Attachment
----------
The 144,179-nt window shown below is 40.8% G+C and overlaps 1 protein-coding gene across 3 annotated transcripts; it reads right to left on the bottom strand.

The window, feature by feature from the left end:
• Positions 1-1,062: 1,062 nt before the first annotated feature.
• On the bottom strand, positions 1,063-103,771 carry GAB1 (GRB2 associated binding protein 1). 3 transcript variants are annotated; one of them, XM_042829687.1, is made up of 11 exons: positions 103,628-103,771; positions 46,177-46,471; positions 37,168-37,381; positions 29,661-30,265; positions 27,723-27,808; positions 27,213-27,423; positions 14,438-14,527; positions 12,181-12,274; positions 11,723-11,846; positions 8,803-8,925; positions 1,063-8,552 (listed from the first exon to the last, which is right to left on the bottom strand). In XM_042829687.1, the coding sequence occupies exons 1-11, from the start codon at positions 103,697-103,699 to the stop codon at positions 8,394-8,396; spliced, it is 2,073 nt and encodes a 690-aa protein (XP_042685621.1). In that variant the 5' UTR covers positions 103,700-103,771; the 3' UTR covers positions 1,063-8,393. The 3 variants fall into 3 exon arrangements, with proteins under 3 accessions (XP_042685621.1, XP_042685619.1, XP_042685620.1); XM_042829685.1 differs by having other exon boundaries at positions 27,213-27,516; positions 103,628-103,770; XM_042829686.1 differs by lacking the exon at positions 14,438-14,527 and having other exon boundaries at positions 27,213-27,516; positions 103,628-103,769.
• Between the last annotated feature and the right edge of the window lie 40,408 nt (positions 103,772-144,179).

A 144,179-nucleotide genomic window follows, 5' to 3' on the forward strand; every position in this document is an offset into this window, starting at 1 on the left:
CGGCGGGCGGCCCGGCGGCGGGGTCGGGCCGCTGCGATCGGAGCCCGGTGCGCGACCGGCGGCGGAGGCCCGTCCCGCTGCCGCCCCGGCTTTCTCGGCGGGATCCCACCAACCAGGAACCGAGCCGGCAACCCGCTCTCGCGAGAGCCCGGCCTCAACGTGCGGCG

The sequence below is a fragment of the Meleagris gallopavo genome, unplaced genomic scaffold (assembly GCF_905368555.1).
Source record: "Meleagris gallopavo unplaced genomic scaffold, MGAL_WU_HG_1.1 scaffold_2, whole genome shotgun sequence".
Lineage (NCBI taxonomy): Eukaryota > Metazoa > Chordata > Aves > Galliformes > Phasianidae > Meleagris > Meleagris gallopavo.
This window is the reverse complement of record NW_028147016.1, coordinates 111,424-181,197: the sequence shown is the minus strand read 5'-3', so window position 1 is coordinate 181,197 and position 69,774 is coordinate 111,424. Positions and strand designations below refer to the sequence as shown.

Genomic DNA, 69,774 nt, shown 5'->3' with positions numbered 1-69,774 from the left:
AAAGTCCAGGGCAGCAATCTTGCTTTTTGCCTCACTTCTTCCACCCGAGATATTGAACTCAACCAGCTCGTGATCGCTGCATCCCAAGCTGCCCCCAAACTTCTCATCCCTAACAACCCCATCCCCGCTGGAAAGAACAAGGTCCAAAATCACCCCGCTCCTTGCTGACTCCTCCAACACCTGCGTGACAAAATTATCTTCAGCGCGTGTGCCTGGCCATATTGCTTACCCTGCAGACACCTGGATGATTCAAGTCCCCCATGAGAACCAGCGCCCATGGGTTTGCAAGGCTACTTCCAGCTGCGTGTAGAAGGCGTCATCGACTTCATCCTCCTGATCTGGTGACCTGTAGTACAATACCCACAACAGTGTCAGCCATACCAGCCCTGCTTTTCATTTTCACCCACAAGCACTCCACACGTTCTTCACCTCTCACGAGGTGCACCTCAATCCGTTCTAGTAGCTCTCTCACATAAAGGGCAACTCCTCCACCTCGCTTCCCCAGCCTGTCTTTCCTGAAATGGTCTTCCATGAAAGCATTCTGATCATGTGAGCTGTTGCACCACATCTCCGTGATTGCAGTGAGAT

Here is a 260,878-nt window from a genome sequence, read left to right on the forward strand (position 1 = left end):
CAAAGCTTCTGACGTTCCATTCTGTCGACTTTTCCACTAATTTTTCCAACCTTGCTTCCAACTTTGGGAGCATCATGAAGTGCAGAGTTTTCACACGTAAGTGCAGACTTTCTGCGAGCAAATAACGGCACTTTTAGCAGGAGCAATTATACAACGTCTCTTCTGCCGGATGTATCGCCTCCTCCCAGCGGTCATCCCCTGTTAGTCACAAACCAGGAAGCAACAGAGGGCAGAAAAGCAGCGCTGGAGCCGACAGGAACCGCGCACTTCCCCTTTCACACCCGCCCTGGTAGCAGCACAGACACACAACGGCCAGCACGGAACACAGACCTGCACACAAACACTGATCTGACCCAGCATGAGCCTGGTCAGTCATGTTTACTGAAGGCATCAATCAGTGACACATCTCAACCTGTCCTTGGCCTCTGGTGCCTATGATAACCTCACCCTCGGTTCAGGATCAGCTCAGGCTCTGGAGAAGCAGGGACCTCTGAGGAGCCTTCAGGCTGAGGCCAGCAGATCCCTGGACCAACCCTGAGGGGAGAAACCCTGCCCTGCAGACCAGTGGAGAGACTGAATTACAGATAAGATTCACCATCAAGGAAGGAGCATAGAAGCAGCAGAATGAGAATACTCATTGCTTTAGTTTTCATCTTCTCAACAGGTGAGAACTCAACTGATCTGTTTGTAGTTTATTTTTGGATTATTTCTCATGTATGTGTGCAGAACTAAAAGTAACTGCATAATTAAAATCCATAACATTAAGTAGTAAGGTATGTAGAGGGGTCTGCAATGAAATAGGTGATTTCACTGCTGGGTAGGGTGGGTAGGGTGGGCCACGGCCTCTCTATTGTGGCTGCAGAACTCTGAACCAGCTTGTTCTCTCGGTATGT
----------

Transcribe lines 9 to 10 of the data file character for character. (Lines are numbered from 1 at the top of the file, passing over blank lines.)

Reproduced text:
Source record: "Meleagris gallopavo unplaced genomic scaffold, MGAL_WU_HG_1.1 scaffold_2, whole genome shotgun sequence".
Lineage (NCBI taxonomy): Eukaryota > Metazoa > Chordata > Aves > Galliformes > Phasianidae > Meleagris > Meleagris gallopavo.